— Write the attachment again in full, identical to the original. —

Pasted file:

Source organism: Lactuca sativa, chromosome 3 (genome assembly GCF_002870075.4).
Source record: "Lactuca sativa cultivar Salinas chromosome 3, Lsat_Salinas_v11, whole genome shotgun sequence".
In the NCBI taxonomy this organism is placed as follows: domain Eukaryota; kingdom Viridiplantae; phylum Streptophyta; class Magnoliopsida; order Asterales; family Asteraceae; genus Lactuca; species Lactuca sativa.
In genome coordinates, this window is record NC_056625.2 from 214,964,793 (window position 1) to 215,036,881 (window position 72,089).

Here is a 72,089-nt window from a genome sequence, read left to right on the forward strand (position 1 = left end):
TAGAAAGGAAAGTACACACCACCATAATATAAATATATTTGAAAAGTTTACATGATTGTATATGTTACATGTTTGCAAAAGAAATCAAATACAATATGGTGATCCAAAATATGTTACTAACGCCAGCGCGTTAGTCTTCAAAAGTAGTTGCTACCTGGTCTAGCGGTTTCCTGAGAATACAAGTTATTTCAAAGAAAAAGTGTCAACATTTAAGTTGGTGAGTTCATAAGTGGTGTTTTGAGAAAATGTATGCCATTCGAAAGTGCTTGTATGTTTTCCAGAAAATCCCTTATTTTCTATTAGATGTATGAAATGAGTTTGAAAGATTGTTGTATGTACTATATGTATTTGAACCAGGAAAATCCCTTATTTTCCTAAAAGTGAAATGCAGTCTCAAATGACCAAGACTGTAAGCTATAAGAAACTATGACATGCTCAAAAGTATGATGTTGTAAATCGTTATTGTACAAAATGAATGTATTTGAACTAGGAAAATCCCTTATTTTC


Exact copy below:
Source organism: Lactuca sativa, chromosome 3 (genome assembly GCF_002870075.4).
Source record: "Lactuca sativa cultivar Salinas chromosome 3, Lsat_Salinas_v11, whole genome shotgun sequence".
In the NCBI taxonomy this organism is placed as follows: domain Eukaryota; kingdom Viridiplantae; phylum Streptophyta; class Magnoliopsida; order Asterales; family Asteraceae; genus Lactuca; species Lactuca sativa.
In genome coordinates, this window is record NC_056625.2 from 214,964,793 (window position 1) to 215,036,881 (window position 72,089).

Here is a 72,089-nt window from a genome sequence, read left to right on the forward strand (position 1 = left end):
TAGAAAGGAAAGTACACACCACCATAATATAAATATATTTGAAAAGTTTACATGATTGTATATGTTACATGTTTGCAAAAGAAATCAAATACAATATGGTGATCCAAAATATGTTACTAACGCCAGCGCGTTAGTCTTCAAAAGTAGTTGCTACCTGGTCTAGCGGTTTCCTGAGAATACAAGTTATTTCAAAGAAAAAGTGTCAACATTTAAGTTGGTGAGTTCATAAGTGGTGTTTTGAGAAAATGTATGCCATTCGAAAGTGCTTGTATGTTTTCCAGAAAATCCCTTATTTTCTATTAGATGTATGAAATGAGTTTGAAAGATTGTTGTATGTACTATATGTATTTGAACCAGGAAAATCCCTTATTTTCCTAAAAGTGAAATGCAGTCTCAAATGACCAAGACTGTAAGCTATAAGAAACTATGACATGCTCAAAAGTATGATGTTGTAAATCGTTATTGTACAAAATGAATGTATTTGAACTAGGAAAATCCCTTATTTTC